It should not be surprising that successive U.S. presidents appear to have failed to denuclearize Iran with coercive diplomacy. Coercive diplomacy does not take place in a vacuum, and American efforts to isolate Iran and force it away from developing a nuclear weapons capability were overly-ambitious from the start. Complicating this has been the fact that military action against Iran has probably never been a realistic option for American forces. With American forces spread through Iraq, the Gulf and Afghanistan for the last decade the USA could not (and still can’t) militarily target Iran without incurring the kind of risks that war-weary Americans don’t want to pay. Now U.S. efforts look increasingly like the delusions of a great power which cannot come to terms with the fact it is diplomatically overextended, war-weary and lacking in moral or political authority in the region. How far the Iranian nuclear program progresses now is more up to Iranians than Americans, and continued unsuccessful attempts to seek Iranian denuclearization are distracting and damaging to American credibility and interests.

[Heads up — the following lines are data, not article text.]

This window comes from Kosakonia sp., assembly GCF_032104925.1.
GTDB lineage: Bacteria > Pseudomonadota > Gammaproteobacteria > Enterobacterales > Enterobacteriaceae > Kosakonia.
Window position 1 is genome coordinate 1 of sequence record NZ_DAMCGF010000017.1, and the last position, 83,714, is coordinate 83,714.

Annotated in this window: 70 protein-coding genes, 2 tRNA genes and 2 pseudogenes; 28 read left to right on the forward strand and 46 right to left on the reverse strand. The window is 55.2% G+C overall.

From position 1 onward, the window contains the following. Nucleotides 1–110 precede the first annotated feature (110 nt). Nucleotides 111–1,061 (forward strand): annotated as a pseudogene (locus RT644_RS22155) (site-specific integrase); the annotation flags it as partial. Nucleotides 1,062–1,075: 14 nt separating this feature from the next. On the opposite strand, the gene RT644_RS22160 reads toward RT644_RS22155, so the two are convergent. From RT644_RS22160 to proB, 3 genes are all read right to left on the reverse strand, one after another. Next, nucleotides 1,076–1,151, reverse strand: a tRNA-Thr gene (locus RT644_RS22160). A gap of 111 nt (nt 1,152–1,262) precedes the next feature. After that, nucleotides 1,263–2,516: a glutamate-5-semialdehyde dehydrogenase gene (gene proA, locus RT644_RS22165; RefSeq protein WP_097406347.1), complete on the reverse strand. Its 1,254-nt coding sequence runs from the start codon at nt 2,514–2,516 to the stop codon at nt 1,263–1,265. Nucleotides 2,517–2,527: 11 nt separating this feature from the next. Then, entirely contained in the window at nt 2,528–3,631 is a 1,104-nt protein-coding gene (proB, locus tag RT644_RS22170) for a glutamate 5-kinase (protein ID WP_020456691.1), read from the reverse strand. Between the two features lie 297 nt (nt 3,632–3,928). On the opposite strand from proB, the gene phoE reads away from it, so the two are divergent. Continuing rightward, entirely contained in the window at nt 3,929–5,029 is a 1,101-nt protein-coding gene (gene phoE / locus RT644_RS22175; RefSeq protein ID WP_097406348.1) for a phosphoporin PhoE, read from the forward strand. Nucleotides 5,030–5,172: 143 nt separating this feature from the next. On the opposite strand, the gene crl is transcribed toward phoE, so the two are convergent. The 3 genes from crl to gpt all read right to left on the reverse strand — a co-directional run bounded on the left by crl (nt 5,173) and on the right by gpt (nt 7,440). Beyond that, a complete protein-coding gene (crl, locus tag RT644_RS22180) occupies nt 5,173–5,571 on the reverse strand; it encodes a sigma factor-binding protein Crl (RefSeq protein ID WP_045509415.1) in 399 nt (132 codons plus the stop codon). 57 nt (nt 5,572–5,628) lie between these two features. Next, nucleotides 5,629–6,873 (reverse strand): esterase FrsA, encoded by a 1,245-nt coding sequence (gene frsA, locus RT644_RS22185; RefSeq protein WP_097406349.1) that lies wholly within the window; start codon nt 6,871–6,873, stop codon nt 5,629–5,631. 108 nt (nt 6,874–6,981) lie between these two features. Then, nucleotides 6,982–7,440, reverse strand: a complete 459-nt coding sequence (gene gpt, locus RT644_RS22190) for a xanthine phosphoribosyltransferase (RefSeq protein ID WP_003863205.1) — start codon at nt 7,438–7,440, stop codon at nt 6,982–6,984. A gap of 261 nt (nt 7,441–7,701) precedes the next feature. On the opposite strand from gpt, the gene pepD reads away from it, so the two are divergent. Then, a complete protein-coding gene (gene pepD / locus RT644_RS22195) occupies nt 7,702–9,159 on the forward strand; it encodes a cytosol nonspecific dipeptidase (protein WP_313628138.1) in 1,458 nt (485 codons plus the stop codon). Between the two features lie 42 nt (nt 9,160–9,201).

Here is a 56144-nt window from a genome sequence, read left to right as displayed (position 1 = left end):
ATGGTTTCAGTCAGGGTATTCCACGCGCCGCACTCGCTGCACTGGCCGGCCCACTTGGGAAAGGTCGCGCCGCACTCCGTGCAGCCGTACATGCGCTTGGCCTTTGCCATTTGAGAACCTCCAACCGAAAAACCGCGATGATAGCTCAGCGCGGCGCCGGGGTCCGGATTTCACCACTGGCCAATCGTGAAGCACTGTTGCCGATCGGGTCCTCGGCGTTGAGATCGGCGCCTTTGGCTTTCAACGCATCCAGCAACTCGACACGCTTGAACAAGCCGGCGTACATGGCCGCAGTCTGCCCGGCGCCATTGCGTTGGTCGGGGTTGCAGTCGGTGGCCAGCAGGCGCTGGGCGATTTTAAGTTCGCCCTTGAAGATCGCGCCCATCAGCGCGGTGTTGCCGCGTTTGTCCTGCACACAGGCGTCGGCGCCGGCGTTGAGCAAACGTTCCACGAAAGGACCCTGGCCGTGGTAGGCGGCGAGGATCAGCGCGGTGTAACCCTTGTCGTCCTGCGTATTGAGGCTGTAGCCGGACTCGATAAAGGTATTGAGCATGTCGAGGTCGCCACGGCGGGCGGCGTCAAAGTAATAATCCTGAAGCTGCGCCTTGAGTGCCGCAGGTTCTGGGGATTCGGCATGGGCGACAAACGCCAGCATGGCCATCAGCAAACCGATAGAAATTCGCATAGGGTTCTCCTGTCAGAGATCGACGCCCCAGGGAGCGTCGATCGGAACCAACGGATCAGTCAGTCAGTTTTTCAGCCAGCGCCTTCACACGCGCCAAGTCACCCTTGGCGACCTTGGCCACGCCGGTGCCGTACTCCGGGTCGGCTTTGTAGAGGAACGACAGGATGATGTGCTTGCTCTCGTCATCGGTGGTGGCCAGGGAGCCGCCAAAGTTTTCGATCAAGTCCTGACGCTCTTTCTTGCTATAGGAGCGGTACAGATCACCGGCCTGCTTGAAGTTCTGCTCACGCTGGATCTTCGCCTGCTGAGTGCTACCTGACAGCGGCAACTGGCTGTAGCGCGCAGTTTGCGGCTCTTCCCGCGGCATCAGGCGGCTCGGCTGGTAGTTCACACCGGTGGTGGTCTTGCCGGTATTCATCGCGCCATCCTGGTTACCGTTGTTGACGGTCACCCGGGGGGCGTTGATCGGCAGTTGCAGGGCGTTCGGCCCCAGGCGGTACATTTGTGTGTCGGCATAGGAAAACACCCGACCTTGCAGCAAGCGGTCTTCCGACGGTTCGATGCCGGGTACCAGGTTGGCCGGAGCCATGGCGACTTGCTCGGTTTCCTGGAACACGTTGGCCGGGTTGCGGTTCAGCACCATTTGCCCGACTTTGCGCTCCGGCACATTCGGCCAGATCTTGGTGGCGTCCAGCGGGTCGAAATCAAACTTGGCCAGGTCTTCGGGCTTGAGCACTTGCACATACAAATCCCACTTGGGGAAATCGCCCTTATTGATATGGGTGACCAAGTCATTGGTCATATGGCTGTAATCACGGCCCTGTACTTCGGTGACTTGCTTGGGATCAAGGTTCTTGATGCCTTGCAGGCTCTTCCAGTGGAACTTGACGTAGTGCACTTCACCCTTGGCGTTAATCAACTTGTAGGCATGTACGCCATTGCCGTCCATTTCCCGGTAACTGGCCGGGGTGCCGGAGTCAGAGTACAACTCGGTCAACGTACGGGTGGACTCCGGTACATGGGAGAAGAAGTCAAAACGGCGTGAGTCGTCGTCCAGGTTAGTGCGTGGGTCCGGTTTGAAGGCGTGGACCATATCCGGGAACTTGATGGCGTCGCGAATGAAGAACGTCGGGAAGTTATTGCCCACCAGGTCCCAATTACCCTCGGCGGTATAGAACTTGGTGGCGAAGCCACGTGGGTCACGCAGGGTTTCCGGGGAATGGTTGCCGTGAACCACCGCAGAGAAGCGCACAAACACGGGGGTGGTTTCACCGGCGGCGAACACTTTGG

Given this state of affairs the West should reconsider fundamentals of its non-proliferation strategy. America and its allies, in Europe and in the Middle East, must learn to live with the idea that some states will develop a nuclear capability. States have been doing so for a long time and will probably continue to do so. Here I will not argue that the acquisition of nuclear weapons by Iran will be good for the region because it will have a stabilizing effect, or even that Iran will move to a nuclear weapons capability, although plenty of scholars do argue these points. What I will argue is that, properly applied, the principles of nuclear deterrence still work, and Iran can be deterred from first use of nuclear weapons in any plausible future scenario and, yes, this includes handing nuclear weapons to terrorists. Rather than trying to create the ‘ideal’ Iran, foreigners need to accept Iran will actually exist in the future – the future Iran may have advanced nuclear capabilities, and so be it.